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When writing a gamer, it can be tough to find just the right verb. You can’t just say a team “won” every time, or that they “beat” their opponents, because overuse gets boring, and you want to convey something of the substance of the game. Did they “dominate,” “thrash,” or “spank” the other team? Or did they merely “best” them? If it was close, maybe they “nipped” their opposition, or just “squeaked by”? But sometimes, a game makes this verb choice the easiest, most obvious thing in the world. Last night, the Ottawa Senators escaped.

The Senators emerged from Game 3 with a 4-3 overtime win in Boston to go up 2-1 in the series, but the result was not an easy one, nor necessarily a just one. Bobby Ryan scored the OT winner on the power play, and he probably shouldn’t have been on the ice, and definitely shouldn’t have had the man advantage.

Erik Karlsson set up a ridiculous goal to kick things off, and Ottawa grabbed a 3-0 lead that looked like it’d save the Sens from having to repeat Game 2's late-game heroics, but Craig Anderson—who’s been quietly kind of a mess this series—allowed three goals in eight minutes, and this thing went to OT with neither team looking particularly in control. Someone would need to catch a break.

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At 4:38 of overtime, Boston’s Riley Nash was whistled for roughing for taking a jab at Ryan. But just before that, Ryan had taken a high shot at an off-balance Nash. As we’ve seen so many times before, it was only the retaliation that got called. It should have been both, or neither.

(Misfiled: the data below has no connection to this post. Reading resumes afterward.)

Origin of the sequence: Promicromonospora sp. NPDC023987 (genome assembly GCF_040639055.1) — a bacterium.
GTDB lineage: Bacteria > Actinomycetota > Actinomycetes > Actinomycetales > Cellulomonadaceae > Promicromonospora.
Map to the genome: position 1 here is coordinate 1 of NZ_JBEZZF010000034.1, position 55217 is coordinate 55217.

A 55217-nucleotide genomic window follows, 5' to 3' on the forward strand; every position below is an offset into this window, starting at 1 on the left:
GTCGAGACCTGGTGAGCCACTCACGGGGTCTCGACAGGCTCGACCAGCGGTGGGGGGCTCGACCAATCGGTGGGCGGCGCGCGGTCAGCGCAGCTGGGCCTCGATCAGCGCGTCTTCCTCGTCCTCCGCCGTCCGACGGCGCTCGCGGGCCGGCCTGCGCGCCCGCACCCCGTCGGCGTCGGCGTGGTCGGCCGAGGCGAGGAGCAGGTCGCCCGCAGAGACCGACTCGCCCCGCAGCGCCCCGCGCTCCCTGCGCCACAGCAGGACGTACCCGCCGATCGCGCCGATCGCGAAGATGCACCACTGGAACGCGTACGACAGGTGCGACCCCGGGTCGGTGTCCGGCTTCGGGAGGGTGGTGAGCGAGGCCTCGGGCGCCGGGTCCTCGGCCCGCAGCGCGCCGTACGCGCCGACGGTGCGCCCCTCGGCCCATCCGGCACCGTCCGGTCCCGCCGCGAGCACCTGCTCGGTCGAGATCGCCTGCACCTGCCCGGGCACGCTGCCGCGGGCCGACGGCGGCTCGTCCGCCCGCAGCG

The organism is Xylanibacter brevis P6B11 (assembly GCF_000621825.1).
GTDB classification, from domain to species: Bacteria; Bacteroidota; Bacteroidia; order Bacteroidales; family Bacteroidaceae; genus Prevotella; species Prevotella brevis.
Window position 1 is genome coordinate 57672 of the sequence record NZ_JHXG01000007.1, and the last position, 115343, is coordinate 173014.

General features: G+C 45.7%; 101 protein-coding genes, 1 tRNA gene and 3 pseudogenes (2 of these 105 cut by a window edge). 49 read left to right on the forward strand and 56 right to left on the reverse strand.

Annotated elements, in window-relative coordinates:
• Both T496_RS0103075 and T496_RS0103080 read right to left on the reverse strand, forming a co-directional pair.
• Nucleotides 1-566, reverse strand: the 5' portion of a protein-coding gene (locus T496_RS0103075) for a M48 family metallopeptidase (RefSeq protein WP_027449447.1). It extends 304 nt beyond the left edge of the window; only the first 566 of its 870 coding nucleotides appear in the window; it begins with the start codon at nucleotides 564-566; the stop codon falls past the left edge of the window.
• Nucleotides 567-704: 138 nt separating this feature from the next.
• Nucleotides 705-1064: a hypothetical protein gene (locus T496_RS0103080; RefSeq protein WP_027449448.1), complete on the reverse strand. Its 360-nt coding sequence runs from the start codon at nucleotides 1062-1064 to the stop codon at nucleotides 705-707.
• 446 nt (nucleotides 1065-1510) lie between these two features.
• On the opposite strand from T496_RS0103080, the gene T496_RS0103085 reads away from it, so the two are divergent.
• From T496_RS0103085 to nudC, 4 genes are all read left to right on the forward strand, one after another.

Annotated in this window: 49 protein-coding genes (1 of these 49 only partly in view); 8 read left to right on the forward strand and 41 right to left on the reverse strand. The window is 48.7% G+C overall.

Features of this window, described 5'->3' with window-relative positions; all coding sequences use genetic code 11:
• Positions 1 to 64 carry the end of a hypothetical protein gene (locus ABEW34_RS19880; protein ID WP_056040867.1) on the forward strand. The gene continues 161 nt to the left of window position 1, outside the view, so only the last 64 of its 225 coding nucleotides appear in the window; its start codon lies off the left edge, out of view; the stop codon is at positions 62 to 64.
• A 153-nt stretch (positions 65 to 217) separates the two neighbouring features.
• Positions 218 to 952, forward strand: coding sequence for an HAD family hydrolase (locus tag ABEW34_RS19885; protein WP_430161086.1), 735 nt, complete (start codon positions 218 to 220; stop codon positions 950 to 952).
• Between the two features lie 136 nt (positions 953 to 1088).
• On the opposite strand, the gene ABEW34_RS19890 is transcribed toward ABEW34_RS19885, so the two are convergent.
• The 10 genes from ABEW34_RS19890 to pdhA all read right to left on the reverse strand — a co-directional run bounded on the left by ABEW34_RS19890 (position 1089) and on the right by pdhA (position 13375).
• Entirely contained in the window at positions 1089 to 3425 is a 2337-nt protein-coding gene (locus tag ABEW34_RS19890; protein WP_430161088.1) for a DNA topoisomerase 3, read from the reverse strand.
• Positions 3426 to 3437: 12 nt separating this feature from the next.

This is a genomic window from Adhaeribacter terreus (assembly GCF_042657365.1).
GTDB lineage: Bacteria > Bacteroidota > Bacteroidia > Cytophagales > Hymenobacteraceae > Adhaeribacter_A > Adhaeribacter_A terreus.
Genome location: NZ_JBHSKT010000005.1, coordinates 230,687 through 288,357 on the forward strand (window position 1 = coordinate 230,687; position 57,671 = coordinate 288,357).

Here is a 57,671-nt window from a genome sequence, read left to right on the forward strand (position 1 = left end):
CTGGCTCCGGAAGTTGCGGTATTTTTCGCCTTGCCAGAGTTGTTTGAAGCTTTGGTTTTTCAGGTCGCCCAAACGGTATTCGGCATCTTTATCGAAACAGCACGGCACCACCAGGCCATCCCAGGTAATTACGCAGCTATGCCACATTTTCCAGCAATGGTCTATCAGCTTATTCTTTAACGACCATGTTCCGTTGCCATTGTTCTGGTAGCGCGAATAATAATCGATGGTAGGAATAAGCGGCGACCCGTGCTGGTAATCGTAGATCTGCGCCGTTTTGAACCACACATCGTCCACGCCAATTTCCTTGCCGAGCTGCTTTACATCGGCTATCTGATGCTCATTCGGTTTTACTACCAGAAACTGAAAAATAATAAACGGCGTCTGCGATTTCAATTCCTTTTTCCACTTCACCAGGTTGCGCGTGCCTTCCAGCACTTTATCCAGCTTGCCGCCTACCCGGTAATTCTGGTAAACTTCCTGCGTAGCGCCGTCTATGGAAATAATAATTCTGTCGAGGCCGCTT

The call was particularly galling because the Senators believed they had been on the wrong ends of previous calls in the game, with Marc Methot punching guys right and left and either getting no penalty or matching penalties.

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“Demoralizing and disappointing. I think you guys summed it up. There’s probably a lot more words, but they called it,” coach Bruce Cassidy said of the overtime penalty to Nash. “Once they call it, it’s our job to kill it.”

They did not kill it. And to add insult to injury, it was Ryan with the winner. Another beautiful pass by Karlsson, a nice little give-and-go with Kyle Turris, and Ryan slipped it past a helpless Tuukka Rask for the series lead.

That’s a whole lot of relief for the Senators, and even if they won’t admit they got away with one—they got away with one.

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Some angry Bruins fans threw trash onto the ice, and one even tried to swipe Chris Wideman’s stick on his way into the tunnel:

The Senators have wrested back home-ice advantage, and the forgotten first-round matchup in the East has proven to be one of the closest, the most exciting, and now, the most controversial and bad-blooded series.